|True or False - Trade Deficits are Bad|
|Key Words||Exports, Imports, Balance of Payments, Current Account, Balance of Trade|
The U.S. trade deficit is large and growing larger, causing concern among some economists and policy makers. The trade deficit for March was $38.2 billion, an increase of 56 percent from March 1999. The current account deficit reached $338.9 billion in 1999, 53.6 percent higher than in 1998. The question that policy makers must wrestle with is whether the trade deficit is a serious issue that needs to be addressed. Some analysts believe that the trade deficit is the single biggest threat to the current expansion of the economy. Others see the U.S. trade deficit as a source of economic stimulus to our trading partners, a safety valve for domestic inflation and the cause of an influx of foreign investment capital.
The large U.S. trade deficit is primarily the result of a booming U.S. economy and much weaker growth in Japan, Asia and the European economies. As incomes in the U.S. grow, the demand for imports increase. Imports for March were $117.4 billion, 21.9 percent higher than a year ago. In contrast, the recession in Japan and moderate growth in Europe has not produced a corresponding increase in U.S. exports.
When the value of U.S. imports exceeds exports, dollars flow out of the country. Typically this would reduce the exchange rate and add to U.S. inflation as the falling dollar makes imports more expensive. But foreign companies and investors have recycled their dollars by investing in the U.S., providing additional economic stimulus to the economy. There has been little mention of the trade deficit even among the presidential candidates. Large trade deficits tend to raise cries for protection, especially from labor unions, but a strong U.S. economy and low unemployment has silenced even this concern. What then is the issue?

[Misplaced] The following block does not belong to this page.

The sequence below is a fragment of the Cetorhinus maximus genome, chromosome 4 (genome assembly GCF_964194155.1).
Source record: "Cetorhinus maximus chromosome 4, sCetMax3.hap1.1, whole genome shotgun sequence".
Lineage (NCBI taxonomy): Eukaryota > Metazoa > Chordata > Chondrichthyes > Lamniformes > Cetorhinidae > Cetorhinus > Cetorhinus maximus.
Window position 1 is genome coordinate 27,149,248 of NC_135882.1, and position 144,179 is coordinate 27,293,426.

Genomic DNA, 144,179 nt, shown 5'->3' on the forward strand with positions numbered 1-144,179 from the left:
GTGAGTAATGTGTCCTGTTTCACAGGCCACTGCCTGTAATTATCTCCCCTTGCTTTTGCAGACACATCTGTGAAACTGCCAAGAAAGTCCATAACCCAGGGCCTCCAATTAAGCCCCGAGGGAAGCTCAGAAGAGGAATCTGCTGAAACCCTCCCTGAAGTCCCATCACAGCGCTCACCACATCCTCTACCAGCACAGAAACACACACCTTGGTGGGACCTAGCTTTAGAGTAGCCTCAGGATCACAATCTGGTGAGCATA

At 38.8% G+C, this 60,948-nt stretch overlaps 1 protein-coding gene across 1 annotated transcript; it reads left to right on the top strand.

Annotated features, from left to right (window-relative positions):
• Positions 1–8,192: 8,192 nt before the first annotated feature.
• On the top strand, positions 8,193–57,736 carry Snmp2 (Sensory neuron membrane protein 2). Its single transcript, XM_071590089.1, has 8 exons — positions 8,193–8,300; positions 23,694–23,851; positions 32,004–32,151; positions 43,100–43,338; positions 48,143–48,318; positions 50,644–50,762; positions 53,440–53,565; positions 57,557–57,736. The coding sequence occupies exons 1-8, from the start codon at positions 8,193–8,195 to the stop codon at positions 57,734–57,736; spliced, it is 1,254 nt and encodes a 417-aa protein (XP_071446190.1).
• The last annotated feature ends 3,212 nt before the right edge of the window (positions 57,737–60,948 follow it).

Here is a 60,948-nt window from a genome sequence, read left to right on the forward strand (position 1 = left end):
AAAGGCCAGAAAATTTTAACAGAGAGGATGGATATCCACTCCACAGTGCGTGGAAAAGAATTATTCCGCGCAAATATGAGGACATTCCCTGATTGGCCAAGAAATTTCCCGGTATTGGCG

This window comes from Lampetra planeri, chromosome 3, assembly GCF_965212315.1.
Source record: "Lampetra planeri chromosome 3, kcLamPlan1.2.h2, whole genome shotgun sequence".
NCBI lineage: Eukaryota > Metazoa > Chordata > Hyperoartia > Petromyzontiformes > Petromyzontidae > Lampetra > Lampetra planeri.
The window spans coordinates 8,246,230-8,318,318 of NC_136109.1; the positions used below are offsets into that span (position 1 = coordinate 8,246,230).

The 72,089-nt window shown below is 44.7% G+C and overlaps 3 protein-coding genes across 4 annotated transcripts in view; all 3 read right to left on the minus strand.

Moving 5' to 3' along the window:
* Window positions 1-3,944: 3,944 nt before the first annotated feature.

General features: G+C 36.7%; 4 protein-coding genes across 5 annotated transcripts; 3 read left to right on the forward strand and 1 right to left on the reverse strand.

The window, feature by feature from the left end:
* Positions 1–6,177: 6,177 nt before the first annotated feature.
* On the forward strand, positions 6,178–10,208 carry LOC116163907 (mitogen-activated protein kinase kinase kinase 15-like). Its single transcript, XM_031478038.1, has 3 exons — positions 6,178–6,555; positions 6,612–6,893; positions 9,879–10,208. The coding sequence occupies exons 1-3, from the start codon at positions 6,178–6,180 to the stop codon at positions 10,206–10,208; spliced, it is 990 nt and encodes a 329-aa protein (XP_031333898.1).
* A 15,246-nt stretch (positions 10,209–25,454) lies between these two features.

The fear among policy makers is that foreign investors will pull their dollars out of the U.S. This causes the dollar to plunge and inflation to jump. At this point the Federal Reserve responds by raising interest rates sharply higher and the economic expansion is ended. There are a number of measures that could be taken to reduce the deficit. The Administration could deflate the dollar or adopt new tariffs or quotas to restrict imports. Policy makers could also slow the U.S. growth rate. Others argue that activist policies are not needed. There is some evidence that the U.S. economy is slowing and that the economies of our trading partners are improving.
(Updated July 1, 2000)
|Source||Richard W. Stevenson, "Economy May Have a Soft Spot" The New York Times, June 10, 2000.|
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